Valérie Belin : The anthropometric method: Metamorphosis or transformation?
Valérie Belin
The anthropometric method: Metamorphosis or transformation?
Elodie Buisson, January 10, 2007
The first of the two new series shown in the exhibition is composed of twelve photographs of young models (New Faces). They were selected from the catalogues of different model agencies and include, with an equal distribution of gender, six pictures of young men and six of young women.

In contrast to the preceding portraits in black and white with their diffuse light, Valerie Belin has this time chosen to shoot with directional light and in colour. A single source of light is directed at the models’ faces, which seem to emerge from the absolute blackness of the background. This way, the faces and naked busts are illuminated, particularly emphasizing the skin and physiognomic features.





This series of portraits illustrates an aesthetic concept evoking that of avatars used in virtual worlds. The impression of being unreal is not only due to the excessive plasticity of the models, but is also generated by the conceptual and photographical operations the artist uses to produce meanings. By strictly delimitating areas of shadow and strong luminosity, the light is obliterating the fleshiness of the faces and bodies. By illuminating, in a way, just one face of the subject, the artist creates a spectral vision without substance. The treatment of colour, intentionally desaturated, produces a monochromic and diaphanous impression of the flesh that the eyes and the mouth colourfully counterpoint, like artefacts. However, this non-naturalist treatment of colour is not artificial: it rather evokes the coloration of a painted portrait in which the artist develops a vision.

The skin, made up and powdered for the occasion, becomes a surface without blemishes, its perfection being more imaginary than real. Finally, the void of expression and the particular vacuity of the glances dictated by the poses contribute to transform human beings into chimera.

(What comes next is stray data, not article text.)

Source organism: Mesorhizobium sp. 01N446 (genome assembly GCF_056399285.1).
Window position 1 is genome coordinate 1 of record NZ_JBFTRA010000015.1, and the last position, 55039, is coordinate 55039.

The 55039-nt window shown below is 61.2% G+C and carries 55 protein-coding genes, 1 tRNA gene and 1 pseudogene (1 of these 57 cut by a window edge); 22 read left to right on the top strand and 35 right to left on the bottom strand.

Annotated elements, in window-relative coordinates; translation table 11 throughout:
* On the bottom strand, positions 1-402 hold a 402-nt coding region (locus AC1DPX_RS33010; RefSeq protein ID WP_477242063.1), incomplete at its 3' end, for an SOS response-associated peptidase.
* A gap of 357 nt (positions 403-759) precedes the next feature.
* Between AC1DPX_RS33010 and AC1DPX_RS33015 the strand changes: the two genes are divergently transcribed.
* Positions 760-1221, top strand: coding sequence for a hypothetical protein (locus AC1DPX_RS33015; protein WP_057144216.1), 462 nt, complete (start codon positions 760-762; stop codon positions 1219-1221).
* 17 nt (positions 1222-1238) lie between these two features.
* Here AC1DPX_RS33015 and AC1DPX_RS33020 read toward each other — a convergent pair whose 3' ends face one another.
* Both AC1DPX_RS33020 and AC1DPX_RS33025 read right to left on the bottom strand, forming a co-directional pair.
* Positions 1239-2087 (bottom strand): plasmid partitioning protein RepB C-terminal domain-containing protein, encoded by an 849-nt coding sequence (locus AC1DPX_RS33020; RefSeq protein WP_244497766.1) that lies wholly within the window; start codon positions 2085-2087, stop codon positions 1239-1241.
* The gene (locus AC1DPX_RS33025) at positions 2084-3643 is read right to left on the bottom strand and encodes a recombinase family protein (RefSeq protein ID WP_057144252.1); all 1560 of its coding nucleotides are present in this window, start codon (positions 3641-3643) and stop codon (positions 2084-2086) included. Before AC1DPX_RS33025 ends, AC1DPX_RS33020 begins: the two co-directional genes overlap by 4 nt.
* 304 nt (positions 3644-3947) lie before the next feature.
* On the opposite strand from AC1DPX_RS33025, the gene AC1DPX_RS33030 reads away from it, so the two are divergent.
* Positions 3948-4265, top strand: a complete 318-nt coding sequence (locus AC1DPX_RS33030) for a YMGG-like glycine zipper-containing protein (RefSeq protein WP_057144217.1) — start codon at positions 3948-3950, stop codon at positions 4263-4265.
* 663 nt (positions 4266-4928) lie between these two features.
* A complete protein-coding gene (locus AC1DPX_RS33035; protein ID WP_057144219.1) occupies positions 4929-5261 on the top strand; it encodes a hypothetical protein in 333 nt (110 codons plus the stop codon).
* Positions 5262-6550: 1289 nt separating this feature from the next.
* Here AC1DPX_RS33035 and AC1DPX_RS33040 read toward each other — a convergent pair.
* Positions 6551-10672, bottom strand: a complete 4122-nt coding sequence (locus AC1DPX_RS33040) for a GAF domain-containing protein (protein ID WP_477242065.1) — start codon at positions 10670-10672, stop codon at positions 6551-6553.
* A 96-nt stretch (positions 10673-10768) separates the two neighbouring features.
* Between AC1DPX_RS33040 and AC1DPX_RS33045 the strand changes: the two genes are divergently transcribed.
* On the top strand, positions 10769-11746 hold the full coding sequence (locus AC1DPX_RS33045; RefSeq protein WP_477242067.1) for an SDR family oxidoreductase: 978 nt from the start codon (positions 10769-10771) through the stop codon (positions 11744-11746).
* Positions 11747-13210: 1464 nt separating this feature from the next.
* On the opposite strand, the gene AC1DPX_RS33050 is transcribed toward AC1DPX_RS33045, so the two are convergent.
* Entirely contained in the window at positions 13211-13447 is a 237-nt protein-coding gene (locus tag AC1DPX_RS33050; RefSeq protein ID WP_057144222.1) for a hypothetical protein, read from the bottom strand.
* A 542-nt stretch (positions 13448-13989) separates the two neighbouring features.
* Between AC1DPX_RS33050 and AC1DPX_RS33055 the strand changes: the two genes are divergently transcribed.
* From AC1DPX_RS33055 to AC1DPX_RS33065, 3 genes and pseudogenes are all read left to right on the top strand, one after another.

The next series of photographs shown here is a continuation of the first one, showing seven portraits of young women “from the street” whose skin is black or of mixed colour, and whose faces are singularly beautiful and smooth. The artist seems to have used the same shooting protocol: strong light directed onto the subject, a black background, and a total lack of expression. However, it quickly becomes evident that the individual qualities of the person photographed lead to obvious stylistic differences between the two series.

One could almost say that one series is the opposite of the other. Thus, the white and matt complexions of the models are in stark contrast to the brown and gleaming faces of the young girls.

In the same way, the diaphanous and “natural” nakedness of the first subjects, in which the colour was focussed on the faces (on the eyes and the mouth) is now substituted by a particularly artificial and colourful outfit which pushes the colours away from the faces. This decor is not only referring to clothes (which we can guess are of cheap confection), but also to the hair (of synthetic material), to the coloured eye lenses and to the heavy make up. These attributes with their coloured harmony change from one subject to the next, just as a panoply on a standard doll (in this case, a black one).









In contrast to the anthropometric method which she imposed upon herself for her first series of portraits, Valerie Belin sees in her last work autonomous individualities who resemble only themselves, but who are all struck by the same uncertainty. The hairless and ethereal models are apparitions. The young black models, somewhat more concrete, seem to come from a mould and are oscillating between pure plasticity and humanity.

The antithetical notions of presence and absence, living and unanimated, evidence and withdrawal, which are generally present in the work of Valérie Belin, this time seem to be condensed in a single principle of disincarnation, thereby raising the following questions: What does being alive mean today? And how do metamorphosis and the forces of destruction come into play?

In the Hindu religion, the term avatar is used in reference to incarnations of Vishnu; in a larger sense, avatar means metamorphosis or transformation. In computer language, avatar stands for the appearance or the image of a person in a virtual world.

A chimera can be the product of a fanciful imagination. See also phantasm, ghost, madness, illusion, imagination, mirage, dream, and utopia.



Valérie Belin was born in 1964; she works and lives in Paris. Since her first individual exhibition at the Xippas Gallery in 1998, she has regularly exposed her work in France and abroad. She is represented by Sikkema Jenkins & Co in New York and by Ulrich Fiedler in Cologne (Germany).

The foundation Huis Marseille in Amsterdam will exhibit Valérie Belin in September 2007, just as the Musée de l’Élysée in Lausanne (Switzerland) and the Maison Européenne de la Photographie in Paris in 2008.

www.valeriebelin.com